Beware the H&G brand in Sainsbury’s and Waitrose. It is NOT theirs any more. The packaging is wrong, the letters off kilter.

The rumour I heard is that the Monty Bojangles people bought them out, and then sacked them. Well if that was you, then shame on you for what you have done.

The outpouring of real grief on Twitter has been astounding. That Company may as well have just sold the Queen, or turned Nelson’s Column into a Poundland, or called Mary Berry names.

Kitty and Mark fully engaged with us, their fans and supporters, and the silence from the new people is utterly deafening in its coldness. Trying to shill the public that K&M are still Hope & Greenwood the brand.

Well I tell you, New Owners, you may be the man in black with the pointy moustache and the top hat, who has tied Our Heroes to the railway lines, but they will escape, and they will thwart you.

They will come back bigger, and better, and DAMMMIT MAN TWICE AS JOLLY AS BEFORE.

Because they have what you do not have. Passion, and heart, and us.

And unsuitable shoes.





Melitzanasalata and last minute mash.

You know that thing where you’re out shopping, and you get all excited and inspired by ingredients, buy them, bring them home, then…forget them?

Well, I always do that with aubergines, and tinned beans.

Beans are great, I eat them a lot, so long as I don’t put the tins away in the cupboard. *rolls eyes*

I love eating aubergines. But I always seem to forget about them once I’ve bought them, or mealtimes just end up being something that doesn’t go with aubergine and a few days later I find what essentially looks like  a large prune, sitting in the corner of the kitchen asking for a dignified and quick end.

Oops. I’m sorry aubergines. It honestly isn’t you. It’s me. I promise.

In a conscious effort to stop the same thing happening yet again, and to avoid being dubbed the nightshade killer, I viciously stuck my one aubergine onto a gas flame.

It wobbled around a bit, and refused to sit still.

Remembering that I had a gas diffuser in the cupboard (it’s easier to balance the Moka coffee pot on) I saw no reason not to use that as a roasting platform. The aubergine was a lot more comfortable, and I popped on some cloves of garlic and a shallot too, just for the hell of it.

I scorched them for about half an hour, so that all sides of the aubergine had some smokey skin, then roasted everything in the oven for a bit too, as the aubergine was being shockingly badly behaved and refusing to soften, but I showed it who was boss.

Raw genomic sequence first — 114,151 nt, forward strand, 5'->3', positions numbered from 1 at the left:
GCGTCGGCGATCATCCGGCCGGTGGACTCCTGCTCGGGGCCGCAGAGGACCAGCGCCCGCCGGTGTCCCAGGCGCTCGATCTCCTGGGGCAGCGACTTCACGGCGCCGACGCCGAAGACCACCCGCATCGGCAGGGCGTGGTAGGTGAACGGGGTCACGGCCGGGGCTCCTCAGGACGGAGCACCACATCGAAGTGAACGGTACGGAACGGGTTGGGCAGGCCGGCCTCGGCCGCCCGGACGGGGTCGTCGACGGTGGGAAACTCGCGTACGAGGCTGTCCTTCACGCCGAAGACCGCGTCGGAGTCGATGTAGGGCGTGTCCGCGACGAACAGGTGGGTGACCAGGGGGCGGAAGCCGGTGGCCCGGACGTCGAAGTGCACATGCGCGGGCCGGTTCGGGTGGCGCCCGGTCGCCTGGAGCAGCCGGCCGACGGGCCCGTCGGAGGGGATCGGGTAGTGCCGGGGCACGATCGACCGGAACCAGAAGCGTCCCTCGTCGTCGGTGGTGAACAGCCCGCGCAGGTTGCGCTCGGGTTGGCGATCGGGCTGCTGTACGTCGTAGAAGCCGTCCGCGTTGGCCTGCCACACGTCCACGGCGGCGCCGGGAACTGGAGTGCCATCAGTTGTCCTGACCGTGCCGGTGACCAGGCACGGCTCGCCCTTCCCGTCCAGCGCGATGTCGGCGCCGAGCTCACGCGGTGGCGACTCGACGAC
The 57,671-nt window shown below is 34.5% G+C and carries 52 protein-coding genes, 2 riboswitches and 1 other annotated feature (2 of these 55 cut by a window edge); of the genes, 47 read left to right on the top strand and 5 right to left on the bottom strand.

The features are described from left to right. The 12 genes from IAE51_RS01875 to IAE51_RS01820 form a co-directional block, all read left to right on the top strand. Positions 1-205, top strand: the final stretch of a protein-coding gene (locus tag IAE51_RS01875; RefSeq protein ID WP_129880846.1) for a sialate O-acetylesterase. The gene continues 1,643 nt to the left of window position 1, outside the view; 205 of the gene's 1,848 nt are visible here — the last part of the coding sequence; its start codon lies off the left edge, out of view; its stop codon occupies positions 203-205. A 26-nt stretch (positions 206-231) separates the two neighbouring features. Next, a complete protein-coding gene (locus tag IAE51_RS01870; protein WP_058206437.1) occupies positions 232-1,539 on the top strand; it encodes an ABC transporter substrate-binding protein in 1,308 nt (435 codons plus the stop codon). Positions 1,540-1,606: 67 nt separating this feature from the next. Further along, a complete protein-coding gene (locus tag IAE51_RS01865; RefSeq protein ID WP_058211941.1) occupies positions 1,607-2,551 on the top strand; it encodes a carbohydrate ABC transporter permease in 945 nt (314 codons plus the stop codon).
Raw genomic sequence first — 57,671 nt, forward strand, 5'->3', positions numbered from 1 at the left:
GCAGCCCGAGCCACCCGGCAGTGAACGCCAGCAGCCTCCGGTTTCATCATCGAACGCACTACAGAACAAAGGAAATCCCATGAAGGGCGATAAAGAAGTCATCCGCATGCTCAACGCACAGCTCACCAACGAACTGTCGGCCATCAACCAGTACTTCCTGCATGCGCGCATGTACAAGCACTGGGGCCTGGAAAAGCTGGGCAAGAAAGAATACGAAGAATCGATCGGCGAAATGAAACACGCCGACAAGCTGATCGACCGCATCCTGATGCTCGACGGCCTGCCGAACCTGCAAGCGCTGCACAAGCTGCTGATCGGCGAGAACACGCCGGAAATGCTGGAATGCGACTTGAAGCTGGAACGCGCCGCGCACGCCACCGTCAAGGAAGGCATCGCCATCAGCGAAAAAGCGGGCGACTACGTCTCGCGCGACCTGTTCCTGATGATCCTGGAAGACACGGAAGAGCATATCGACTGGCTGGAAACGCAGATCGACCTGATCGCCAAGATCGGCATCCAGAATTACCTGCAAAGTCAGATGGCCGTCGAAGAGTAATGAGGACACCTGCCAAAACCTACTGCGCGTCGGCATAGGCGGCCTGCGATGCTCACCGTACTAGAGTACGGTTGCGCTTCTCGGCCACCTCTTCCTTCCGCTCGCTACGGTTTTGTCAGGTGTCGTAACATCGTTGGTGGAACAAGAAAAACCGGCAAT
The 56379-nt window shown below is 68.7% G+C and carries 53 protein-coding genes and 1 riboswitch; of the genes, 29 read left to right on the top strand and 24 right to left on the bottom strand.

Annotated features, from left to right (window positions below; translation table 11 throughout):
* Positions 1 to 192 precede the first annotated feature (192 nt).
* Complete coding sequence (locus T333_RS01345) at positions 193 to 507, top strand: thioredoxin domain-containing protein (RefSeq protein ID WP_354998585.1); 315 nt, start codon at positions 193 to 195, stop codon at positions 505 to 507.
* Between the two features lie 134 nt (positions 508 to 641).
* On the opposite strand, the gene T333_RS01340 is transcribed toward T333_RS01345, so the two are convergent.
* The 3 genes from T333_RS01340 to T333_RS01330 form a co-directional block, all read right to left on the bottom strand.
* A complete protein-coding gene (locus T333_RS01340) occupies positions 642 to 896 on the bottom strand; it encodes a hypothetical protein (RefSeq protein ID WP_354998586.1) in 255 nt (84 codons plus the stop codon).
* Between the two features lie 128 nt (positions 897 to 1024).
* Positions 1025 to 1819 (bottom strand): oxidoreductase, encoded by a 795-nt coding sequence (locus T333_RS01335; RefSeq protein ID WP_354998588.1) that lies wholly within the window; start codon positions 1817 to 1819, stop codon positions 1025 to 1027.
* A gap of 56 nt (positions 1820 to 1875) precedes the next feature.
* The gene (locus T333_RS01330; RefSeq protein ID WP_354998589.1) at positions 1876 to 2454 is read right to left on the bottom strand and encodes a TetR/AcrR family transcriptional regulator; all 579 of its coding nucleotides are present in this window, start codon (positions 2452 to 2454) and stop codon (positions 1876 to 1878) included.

Once the aubergine had cooled down enough to handle, I scraped all of the soft flesh out into a bowl, and mashed it together with the soft pulp of the garlic and the shallot.


I had to add in some olive oil to thin the aubergine out a bit, then popped in a tablespoon of tahini, a squeeze of runny honey to balance the bitter hint of the tahini, and then a squeeze of lemon.

Perfect. Not at all pretty, but very tasty indeed. It became one side to go with a goose fat roast chicken a la Nigel Slater’s Kitchen Diaries III.


The other side was where the tinned beans got their outing. Everyone else was having mashed potato, and I wanted some form of mash to go with the chicken juices, but not potato.

Borlotti beans it was.

1 400g tin borlotti beans

1 tbs extra virgin olive oil

1-2 tbs almond butter*

1/4 tsp smoked garlic granules (use garlic salt if you cannot get the smoked one)

Drain the beans, then put them into a bowl and smoosh them with your hands. It’s way easier than using a potato masher, and you don’t want a smooth puree.

Once it’s mostly smooth, but with some bits of beans, get the excess of your hands – yep, sticky! – and them stir in the oil, almond butter and garlic salt.

That’s it!

I did the goose fat chicken, and it was lovely. Stayed nice and moist (ha, yes, I said moist) though the skin didn’t turn as golden as it does with butter.


Again with the not pretty, but oh my goodness this mash is gorgeous. It would be fabulous as a layer in a sandwich, maybe with roast peppers.




*I make my own as it’s cheaper (roasted almonds with the skins on, whizzed in the food processor for about 10 minutes, with added olive oil to make a paste.) but you can buy it ready done.


Chicken and Spinach with an egg and lemon sauce

There is a Greek soup called avgolemono. It is pure comfort food to any Greek, speaking to us of the days when we lived at home and Mum fed us soup when we weren’t well. Or when we had a broken heart. Or just because we loved it so.

I remember being on holiday with all the cousins, one Easter, in a big rambling house in St Osyth, and my sister, Nina, had made an enormous pan of it. It was in the fridge, and my Mum kept sneaking into the kitchen and stealing a mugful of it.

It is usually made from simmered whole chickens, their flesh turned silky and slippery, all their goodness gone into the stock that surrounded them.

Once the birds have been taken out, and portioned (never throw anything away) the stock is skimmed and brought to a gentle simmer. Rice is added, and when that is tender, the heat is turned off, and one ladleful of the stock is whisked slowly into eggs beaten with fresh lemon juice, until they heat up.

This is then stirred back into the stock/rice mixture, producing a cloudy, cream looking soup. We either pop the chicken back in, or keep it warm and eat it afterwards. Cubed halloumi can be added in to the soup instead of the chicken, and the chicken used the next day.